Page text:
David Teten, CEO, Nitron Advisors
Scott Lichtman’s notes:
Furneaux: $700M under management. 8 partners. investing throughout the northeast, and also some emerging markets. 50% of investments are with people we invested in before.
As a Private Equity firm, we are constantly communicating to our managers to find depth in companies. The average time from startup to IPO is 8 years, from IPO to acquisition is 6 years. To pick the right companies, combine analyst inteligence (awareness and insight) with due diligence.
Locraft: Good researchers are leaving sell-side and traditional buy-side & going where there’s a piece of the action.
Teten: Gave overview of Nitron Advisors’ business model. Quoted prominent industry CEO, who said, “If you’ve been in research > 5 years, you’re not a good stock picker.”
Locraft has 45 analysts. Average hold on a stock in the market is 11 months. 40% of trading volume is from proprietary desks. They compensate staff to think long-term, which they define as 3 years. They usually only invest in companies with >$500M in assets. MFS is a $170B firm with $2B in Greg’s fund. “The level of scrutiny we’ve undergone at MFS has made us take a whiteboard approach to the P&L.” MFS is concerned about raw trading costs.
Susan Oh: Our area invests in all major strategies: long-short equity, relative value driven, CTAs, global macro. She focuses on event-driven. Due diligence starts with an on-site visit. We look at management, firm, infrastructure, risk management, operations. red flag: concentrated investor base. Such investors may have preferential rights…which could hurt smaller investors.
What is the quality of sellside analysis information? Do you compare internal analysts with sell-side?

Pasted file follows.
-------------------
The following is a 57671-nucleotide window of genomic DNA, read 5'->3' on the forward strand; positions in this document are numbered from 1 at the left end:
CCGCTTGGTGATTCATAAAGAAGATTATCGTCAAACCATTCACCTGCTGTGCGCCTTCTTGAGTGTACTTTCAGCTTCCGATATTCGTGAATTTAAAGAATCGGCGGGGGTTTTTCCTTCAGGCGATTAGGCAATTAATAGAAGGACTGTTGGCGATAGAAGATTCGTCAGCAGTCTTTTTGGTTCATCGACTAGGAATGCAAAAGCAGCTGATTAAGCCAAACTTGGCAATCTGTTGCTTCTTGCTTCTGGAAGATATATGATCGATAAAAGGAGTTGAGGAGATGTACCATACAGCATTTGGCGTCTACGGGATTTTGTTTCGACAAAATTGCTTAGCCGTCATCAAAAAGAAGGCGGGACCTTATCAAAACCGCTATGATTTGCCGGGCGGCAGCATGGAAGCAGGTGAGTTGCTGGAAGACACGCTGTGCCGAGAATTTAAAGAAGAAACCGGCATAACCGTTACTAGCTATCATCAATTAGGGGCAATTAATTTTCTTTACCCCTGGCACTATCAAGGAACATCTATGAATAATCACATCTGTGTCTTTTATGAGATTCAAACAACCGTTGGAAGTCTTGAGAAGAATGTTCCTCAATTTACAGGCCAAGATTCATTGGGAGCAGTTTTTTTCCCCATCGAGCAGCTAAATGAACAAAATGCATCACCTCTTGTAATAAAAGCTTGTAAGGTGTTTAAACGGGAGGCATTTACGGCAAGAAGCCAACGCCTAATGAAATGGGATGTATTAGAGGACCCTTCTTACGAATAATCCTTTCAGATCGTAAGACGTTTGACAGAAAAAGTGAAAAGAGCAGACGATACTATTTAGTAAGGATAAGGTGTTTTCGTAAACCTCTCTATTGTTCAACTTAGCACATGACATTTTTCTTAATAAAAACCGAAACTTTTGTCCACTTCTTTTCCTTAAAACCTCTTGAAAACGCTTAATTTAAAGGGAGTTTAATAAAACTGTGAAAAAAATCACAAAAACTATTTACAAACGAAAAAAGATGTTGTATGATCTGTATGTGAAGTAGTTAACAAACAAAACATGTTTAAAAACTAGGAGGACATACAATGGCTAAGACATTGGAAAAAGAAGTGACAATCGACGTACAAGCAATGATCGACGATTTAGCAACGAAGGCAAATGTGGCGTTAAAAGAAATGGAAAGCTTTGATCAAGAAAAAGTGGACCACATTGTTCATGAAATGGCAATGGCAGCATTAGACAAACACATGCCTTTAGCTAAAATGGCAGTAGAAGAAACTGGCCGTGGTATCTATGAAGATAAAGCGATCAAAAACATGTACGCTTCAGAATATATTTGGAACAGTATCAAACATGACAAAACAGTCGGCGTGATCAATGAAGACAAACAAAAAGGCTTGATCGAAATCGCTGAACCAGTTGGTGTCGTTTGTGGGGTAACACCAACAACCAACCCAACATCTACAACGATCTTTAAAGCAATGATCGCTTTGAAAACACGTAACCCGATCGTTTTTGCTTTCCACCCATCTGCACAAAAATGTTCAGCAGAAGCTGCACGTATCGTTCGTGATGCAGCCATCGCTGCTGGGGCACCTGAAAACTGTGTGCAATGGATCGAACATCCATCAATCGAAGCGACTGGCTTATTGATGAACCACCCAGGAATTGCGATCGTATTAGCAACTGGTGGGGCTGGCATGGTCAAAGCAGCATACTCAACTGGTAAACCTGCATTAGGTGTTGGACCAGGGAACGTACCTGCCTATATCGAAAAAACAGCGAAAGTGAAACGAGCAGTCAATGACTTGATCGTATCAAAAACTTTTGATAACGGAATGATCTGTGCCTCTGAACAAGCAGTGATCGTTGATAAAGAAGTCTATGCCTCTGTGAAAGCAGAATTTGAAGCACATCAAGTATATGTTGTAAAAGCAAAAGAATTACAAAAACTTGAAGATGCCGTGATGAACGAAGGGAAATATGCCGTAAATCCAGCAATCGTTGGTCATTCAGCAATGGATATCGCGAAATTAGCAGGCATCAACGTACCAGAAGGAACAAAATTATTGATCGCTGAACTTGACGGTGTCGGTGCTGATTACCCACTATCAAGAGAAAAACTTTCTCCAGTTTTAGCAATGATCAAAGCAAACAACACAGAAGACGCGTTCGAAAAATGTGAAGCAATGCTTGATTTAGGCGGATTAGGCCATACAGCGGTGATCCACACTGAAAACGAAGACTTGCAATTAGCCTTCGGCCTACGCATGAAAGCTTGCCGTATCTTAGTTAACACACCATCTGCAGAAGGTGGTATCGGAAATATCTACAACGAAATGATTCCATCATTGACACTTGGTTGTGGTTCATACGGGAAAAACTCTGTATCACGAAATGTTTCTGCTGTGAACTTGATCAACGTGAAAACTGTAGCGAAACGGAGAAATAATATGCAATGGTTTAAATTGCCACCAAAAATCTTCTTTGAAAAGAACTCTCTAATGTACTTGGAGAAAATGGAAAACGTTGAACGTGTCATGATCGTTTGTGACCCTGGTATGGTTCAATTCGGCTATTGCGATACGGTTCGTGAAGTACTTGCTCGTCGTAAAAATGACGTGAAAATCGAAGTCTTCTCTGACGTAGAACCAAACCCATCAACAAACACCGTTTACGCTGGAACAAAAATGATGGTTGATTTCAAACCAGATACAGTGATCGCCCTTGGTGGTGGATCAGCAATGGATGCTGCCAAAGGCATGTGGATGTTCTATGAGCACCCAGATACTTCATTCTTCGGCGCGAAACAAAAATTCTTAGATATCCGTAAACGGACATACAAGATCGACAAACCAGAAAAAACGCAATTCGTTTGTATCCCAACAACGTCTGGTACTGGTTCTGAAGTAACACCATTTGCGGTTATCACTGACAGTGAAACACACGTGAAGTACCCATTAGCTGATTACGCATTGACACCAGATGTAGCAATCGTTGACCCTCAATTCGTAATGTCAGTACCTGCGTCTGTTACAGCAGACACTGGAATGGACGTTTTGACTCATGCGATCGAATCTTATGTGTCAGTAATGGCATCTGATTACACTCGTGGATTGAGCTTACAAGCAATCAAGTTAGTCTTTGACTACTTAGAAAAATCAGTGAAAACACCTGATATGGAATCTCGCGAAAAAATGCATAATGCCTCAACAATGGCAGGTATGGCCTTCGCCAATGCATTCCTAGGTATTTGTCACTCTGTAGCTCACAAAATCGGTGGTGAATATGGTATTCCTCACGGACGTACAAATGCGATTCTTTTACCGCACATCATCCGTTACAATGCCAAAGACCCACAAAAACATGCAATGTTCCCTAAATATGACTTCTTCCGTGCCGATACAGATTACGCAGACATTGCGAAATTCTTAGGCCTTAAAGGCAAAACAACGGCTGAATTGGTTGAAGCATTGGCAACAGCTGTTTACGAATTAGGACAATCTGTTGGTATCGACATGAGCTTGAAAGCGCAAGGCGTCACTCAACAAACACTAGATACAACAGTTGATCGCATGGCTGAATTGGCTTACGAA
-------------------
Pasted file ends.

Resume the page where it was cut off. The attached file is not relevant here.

Locraft: Yes – analyst compensation is based on stock picking results vs. sell-side recommendations. We use AQ’s competitor, Starmine.
Field: What if your analysts aren’t that good?
Locraft says there are certainly cases where some analysts are better than others, and therefore some of our analysts by definition aren’t top of field. MFS will pay accordingly for specific sell-side analysis in these cases. But we recognize the disadvantage of information being disseminated to all parties at the same time via FD.
David Teten: How do you measure ROI of research?
Oh: One hedge trader I knowwill only buy research when it’s contrarian to the general street consensus.
Locraft: ROI on a good analyst’s picks is enormous – so massive it’s not worth measuring.
Dave Furneaux: the early stage challenge for PE/VC investors these days is that there is more money than opportunities. This means for any evident investing opportunity the returns are lower due to increased competition for investment dollars. So the key is to find an investment idea others don’t know about or appreciate.
My colleague Scott Lichtman took some detailed notes on the TieCONEast panel last week on Trends in Online Networks and Social Software.
Angela Biever is Managing Director for the Consumer Internet sector within Intel Capital, Intel’s corporate venturing organization. She assumed this role in early 2006. Angela’s team recently invested in online blogging company SixApart and is interested in new computing models being generated by Web2.0. Prior to this, Angela was General Manager of Intel’s New Business Initiatives (NBI), a center for new business creation that also resides within Intel Capital.